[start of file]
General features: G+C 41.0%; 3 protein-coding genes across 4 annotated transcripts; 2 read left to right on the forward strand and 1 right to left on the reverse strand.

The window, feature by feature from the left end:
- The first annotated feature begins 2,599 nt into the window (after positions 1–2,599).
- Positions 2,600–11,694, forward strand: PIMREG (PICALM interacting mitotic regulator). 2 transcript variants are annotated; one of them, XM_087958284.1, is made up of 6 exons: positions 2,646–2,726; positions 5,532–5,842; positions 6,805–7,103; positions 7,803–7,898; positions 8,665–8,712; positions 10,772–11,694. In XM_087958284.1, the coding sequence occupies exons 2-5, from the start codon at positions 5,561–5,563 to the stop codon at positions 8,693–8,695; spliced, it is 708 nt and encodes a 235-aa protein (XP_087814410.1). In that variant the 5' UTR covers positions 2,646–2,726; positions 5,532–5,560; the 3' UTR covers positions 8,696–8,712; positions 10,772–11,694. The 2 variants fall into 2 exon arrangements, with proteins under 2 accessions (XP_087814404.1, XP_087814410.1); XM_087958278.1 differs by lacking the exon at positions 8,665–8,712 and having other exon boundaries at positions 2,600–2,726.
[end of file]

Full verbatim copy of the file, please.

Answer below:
General features: G+C 41.0%; 3 protein-coding genes across 4 annotated transcripts; 2 read left to right on the forward strand and 1 right to left on the reverse strand.

The window, feature by feature from the left end:
- The first annotated feature begins 2,599 nt into the window (after positions 1–2,599).
- Positions 2,600–11,694, forward strand: PIMREG (PICALM interacting mitotic regulator). 2 transcript variants are annotated; one of them, XM_087958284.1, is made up of 6 exons: positions 2,646–2,726; positions 5,532–5,842; positions 6,805–7,103; positions 7,803–7,898; positions 8,665–8,712; positions 10,772–11,694. In XM_087958284.1, the coding sequence occupies exons 2-5, from the start codon at positions 5,561–5,563 to the stop codon at positions 8,693–8,695; spliced, it is 708 nt and encodes a 235-aa protein (XP_087814410.1). In that variant the 5' UTR covers positions 2,646–2,726; positions 5,532–5,560; the 3' UTR covers positions 8,696–8,712; positions 10,772–11,694. The 2 variants fall into 2 exon arrangements, with proteins under 2 accessions (XP_087814404.1, XP_087814410.1); XM_087958278.1 differs by lacking the exon at positions 8,665–8,712 and having other exon boundaries at positions 2,600–2,726.